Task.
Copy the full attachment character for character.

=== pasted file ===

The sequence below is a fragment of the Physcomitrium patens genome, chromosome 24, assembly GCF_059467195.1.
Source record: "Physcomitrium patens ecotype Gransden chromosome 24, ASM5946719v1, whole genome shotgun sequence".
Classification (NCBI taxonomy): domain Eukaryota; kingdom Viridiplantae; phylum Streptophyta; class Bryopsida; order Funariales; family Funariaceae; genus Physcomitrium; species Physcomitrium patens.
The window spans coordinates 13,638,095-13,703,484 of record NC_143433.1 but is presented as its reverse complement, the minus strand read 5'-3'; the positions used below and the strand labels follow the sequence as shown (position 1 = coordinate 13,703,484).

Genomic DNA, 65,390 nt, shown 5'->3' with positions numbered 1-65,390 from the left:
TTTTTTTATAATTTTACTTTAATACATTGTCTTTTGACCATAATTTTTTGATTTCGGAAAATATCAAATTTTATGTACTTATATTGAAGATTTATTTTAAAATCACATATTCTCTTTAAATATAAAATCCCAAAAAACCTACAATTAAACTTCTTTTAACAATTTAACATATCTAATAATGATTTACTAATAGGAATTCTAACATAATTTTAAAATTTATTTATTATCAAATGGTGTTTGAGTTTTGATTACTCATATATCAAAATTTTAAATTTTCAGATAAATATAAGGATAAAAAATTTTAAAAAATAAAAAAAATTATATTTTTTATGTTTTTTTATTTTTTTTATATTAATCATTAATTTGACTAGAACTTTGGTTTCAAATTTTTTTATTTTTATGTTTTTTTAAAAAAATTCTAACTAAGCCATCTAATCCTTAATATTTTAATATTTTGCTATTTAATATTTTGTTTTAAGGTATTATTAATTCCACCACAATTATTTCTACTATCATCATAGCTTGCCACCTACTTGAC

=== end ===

The sequence below is a fragment of the Physcomitrium patens genome, chromosome 24, assembly GCF_059467195.1.
Source record: "Physcomitrium patens ecotype Gransden chromosome 24, ASM5946719v1, whole genome shotgun sequence".
Classification (NCBI taxonomy): domain Eukaryota; kingdom Viridiplantae; phylum Streptophyta; class Bryopsida; order Funariales; family Funariaceae; genus Physcomitrium; species Physcomitrium patens.
The window spans coordinates 13,638,095-13,703,484 of record NC_143433.1 but is presented as its reverse complement, the minus strand read 5'-3'; the positions used below and the strand labels follow the sequence as shown (position 1 = coordinate 13,703,484).

Genomic DNA, 65,390 nt, shown 5'->3' with positions numbered 1-65,390 from the left:
TTTTTTTATAATTTTACTTTAATACATTGTCTTTTGACCATAATTTTTTGATTTCGGAAAATATCAAATTTTATGTACTTATATTGAAGATTTATTTTAAAATCACATATTCTCTTTAAATATAAAATCCCAAAAAACCTACAATTAAACTTCTTTTAACAATTTAACATATCTAATAATGATTTACTAATAGGAATTCTAACATAATTTTAAAATTTATTTATTATCAAATGGTGTTTGAGTTTTGATTACTCATATATCAAAATTTTAAATTTTCAGATAAATATAAGGATAAAAAATTTTAAAAAATAAAAAAAATTATATTTTTTATGTTTTTTTATTTTTTTTATATTAATCATTAATTTGACTAGAACTTTGGTTTCAAATTTTTTTATTTTTATGTTTTTTTAAAAAAATTCTAACTAAGCCATCTAATCCTTAATATTTTAATATTTTGCTATTTAATATTTTGTTTTAAGGTATTATTAATTCCACCACAATTATTTCTACTATCATCATAGCTTGCCACCTACTTGAC